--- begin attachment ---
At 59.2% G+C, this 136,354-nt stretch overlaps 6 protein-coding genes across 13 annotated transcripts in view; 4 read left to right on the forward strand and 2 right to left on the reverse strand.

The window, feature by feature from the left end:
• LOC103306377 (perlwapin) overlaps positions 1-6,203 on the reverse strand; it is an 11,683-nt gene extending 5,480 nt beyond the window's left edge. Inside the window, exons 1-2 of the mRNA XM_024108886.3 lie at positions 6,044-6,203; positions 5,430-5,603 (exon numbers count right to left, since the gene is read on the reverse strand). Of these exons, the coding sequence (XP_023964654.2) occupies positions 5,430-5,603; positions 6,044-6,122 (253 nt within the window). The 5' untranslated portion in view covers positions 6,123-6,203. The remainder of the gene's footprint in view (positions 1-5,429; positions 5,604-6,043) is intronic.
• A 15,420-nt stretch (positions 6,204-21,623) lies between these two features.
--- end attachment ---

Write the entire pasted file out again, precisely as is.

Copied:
At 59.2% G+C, this 136,354-nt stretch overlaps 6 protein-coding genes across 13 annotated transcripts in view; 4 read left to right on the forward strand and 2 right to left on the reverse strand.

The window, feature by feature from the left end:
• LOC103306377 (perlwapin) overlaps positions 1-6,203 on the reverse strand; it is an 11,683-nt gene extending 5,480 nt beyond the window's left edge. Inside the window, exons 1-2 of the mRNA XM_024108886.3 lie at positions 6,044-6,203; positions 5,430-5,603 (exon numbers count right to left, since the gene is read on the reverse strand). Of these exons, the coding sequence (XP_023964654.2) occupies positions 5,430-5,603; positions 6,044-6,122 (253 nt within the window). The 5' untranslated portion in view covers positions 6,123-6,203. The remainder of the gene's footprint in view (positions 1-5,429; positions 5,604-6,043) is intronic.
• A 15,420-nt stretch (positions 6,204-21,623) lies between these two features.